As an undergraduate, I had the joy of dissecting a brutally difficult but immensely rewarding book by Ludwig Wittgenstein called Tractatus Logico-Philosophicus, which attempted to develop a perfect language for the description of reality. He adopted a highly formal style that consisted of a series of propositions (sentences) ordered by a numbering system such that a first proposition (1) was commented on by 1.1, and 1.1 commented was upon by 1.1.1 and etc.
The recent discussion at NinersNation of the importance of speed at the WR position (with regard to Crabtree, particularly) inspired me to write a few propsitions of my own. I'd welcome your comments, examples, critiques, etc. Does this seem like a "perfect language" for studying WR's? Are there things I've missed? Does this go some way to explaining the inexhaustiblity of the debate about certain prospects (like Crabtree)?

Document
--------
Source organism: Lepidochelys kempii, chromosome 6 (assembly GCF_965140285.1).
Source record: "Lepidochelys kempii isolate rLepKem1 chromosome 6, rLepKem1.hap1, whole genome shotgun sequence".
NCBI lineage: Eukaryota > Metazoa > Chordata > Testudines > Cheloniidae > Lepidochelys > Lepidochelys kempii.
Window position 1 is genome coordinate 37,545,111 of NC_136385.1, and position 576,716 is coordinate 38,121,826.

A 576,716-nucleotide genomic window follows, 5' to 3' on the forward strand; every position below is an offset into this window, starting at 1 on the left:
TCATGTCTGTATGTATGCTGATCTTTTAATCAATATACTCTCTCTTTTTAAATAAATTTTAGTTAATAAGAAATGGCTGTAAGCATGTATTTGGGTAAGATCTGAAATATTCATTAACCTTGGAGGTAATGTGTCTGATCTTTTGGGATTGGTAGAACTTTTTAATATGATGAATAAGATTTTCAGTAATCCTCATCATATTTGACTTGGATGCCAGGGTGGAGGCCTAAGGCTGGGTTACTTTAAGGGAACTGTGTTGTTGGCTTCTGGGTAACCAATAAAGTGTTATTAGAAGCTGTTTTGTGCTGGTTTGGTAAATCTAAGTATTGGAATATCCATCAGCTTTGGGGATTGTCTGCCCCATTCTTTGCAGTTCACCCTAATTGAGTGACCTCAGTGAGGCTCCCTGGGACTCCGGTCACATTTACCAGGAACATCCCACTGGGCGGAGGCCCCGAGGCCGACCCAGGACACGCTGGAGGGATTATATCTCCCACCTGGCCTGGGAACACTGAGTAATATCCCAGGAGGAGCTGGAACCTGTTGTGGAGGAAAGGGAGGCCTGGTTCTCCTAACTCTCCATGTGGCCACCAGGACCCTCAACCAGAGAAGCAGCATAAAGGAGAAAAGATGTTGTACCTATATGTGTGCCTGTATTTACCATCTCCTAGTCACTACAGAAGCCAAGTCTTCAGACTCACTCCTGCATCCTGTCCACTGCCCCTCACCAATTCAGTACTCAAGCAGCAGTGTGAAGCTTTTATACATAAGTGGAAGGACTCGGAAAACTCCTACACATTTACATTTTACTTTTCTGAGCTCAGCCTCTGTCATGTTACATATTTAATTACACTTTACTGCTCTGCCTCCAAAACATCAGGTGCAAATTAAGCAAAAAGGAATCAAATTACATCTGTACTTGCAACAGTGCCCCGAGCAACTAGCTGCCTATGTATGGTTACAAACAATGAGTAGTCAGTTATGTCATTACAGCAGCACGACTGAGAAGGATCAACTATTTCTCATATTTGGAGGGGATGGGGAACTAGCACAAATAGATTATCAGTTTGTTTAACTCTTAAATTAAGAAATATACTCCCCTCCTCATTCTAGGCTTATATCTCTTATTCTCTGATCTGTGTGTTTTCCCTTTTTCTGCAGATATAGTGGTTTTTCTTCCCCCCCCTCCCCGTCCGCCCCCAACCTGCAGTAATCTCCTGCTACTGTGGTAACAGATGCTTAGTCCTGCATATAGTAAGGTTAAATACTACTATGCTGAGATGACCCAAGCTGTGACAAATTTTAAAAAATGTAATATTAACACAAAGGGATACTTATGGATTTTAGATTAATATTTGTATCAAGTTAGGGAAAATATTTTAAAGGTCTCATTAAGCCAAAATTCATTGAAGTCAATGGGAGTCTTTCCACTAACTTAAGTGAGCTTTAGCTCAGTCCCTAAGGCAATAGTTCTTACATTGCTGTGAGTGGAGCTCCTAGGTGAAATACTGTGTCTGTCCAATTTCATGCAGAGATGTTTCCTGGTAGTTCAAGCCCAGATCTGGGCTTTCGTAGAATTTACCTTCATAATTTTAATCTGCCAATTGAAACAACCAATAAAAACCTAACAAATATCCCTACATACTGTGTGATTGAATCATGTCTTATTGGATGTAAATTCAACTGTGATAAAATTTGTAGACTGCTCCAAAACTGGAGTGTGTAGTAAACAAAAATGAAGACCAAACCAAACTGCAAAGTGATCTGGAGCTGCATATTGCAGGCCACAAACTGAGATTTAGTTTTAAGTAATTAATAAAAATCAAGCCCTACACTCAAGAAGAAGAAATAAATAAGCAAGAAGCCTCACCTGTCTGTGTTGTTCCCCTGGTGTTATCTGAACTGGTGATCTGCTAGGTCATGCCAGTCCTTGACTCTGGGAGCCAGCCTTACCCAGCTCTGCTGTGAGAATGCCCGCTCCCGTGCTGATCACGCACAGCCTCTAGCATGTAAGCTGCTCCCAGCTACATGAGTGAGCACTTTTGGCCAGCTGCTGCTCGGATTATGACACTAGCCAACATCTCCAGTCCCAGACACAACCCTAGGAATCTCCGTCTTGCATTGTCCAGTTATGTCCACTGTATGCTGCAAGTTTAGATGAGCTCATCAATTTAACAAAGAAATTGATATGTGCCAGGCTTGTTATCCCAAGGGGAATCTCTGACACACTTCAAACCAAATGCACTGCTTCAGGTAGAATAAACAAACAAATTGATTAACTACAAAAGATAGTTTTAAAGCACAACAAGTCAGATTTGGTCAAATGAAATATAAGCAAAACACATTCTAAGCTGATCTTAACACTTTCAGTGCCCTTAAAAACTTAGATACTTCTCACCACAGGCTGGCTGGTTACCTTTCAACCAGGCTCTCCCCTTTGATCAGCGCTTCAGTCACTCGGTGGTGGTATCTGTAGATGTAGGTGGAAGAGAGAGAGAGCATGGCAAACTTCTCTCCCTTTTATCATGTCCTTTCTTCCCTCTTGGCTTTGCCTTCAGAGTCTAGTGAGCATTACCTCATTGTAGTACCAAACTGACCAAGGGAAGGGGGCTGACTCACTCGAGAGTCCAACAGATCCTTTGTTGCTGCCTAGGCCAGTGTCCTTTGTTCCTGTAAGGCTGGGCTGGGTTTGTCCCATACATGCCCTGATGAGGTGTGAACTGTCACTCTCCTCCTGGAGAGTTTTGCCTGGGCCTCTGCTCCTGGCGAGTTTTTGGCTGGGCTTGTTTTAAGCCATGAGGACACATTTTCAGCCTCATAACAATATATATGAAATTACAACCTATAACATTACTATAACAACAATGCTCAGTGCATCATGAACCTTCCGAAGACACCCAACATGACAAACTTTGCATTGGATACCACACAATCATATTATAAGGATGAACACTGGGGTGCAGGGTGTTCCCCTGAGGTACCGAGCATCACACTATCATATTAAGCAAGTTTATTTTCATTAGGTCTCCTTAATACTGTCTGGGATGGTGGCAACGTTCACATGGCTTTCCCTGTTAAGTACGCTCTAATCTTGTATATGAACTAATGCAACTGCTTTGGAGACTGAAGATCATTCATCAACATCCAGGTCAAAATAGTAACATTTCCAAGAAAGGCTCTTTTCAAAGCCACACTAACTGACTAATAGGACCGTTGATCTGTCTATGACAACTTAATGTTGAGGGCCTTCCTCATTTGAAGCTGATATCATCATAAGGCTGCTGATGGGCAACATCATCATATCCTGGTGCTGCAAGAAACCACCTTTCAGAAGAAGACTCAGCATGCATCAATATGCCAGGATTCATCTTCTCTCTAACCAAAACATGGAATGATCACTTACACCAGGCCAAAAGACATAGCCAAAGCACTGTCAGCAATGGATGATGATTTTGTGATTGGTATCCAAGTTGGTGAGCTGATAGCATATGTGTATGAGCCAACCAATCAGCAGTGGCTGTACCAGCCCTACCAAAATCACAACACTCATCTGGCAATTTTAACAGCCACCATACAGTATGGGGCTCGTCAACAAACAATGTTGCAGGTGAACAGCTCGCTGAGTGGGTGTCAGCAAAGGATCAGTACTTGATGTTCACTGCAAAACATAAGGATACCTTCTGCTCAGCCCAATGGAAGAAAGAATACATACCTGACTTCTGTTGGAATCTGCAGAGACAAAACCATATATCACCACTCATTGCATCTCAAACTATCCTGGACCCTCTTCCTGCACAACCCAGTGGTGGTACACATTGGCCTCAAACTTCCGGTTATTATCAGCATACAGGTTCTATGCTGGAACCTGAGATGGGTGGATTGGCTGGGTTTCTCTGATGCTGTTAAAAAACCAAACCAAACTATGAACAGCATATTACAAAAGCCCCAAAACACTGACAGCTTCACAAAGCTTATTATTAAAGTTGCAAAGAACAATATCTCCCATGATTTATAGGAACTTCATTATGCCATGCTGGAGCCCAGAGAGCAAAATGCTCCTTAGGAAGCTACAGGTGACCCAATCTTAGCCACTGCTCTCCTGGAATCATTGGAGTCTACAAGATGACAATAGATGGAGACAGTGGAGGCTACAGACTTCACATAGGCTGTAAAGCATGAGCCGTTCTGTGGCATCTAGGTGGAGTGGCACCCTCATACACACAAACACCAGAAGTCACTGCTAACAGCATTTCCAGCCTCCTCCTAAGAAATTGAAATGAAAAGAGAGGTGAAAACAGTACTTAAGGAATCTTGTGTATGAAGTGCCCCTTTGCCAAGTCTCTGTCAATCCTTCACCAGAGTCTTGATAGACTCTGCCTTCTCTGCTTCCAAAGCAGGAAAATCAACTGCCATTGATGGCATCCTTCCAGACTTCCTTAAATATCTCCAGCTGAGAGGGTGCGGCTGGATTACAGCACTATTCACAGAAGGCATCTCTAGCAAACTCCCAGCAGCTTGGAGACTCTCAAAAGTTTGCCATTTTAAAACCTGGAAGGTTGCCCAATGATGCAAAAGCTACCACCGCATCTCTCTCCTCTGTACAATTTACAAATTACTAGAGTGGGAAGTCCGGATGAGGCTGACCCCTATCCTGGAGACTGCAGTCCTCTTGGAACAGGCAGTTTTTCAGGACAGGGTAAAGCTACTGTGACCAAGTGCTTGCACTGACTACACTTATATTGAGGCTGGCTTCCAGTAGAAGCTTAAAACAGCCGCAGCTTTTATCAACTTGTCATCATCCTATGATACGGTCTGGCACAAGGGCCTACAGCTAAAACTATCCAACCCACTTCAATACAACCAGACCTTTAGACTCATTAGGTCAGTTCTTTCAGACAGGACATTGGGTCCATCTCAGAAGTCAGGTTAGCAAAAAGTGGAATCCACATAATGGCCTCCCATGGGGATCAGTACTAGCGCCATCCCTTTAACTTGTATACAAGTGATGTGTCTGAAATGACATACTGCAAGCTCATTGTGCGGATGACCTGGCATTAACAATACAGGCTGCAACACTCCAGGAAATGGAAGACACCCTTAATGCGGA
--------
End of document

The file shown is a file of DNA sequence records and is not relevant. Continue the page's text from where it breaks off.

Proposition 1: Speed is an asset for any football player and particularly for WRs.
Proposition 1.1: Speed relevant in football terms may or may not be measurable by stopwatches on practice fields.
Proposition 1.2.1: Speed measurements are thrown off by field conditions, whether a player is or is not wearing pads
Proposition 1.2.2: Speed's relevance for a particular WR is relative to offensive scheme and role within that scheme
Proposition 2: Speed is not the only factor in a receiver's likelihood of success at his position
Proposition 2.1: Balance, agility, etc. are also factors
Proposition 2.2: Unteachable physical tools like size, sense of leverage, etc. are factors
Proposition 2.3: Teachable, position-specific tools like route-running also factors in
Proposition 3: Speed is not at all a factor in a receiver's likelihood of success as a team member
Proposition 3.1: Being a bad teammate can sour a coach on you, leading to less playing time
Proposition 3.2: Being stuck behind a more-experienced teammate can hinder a receiver's development
Proposition 3.3.1: Being stuck with a bad QB can greatly hinder a receiver's development
Proposition 3.3.2: Being stuck on a good team that never throws the ball late in games can prevent a receiver from seeing the field and developing.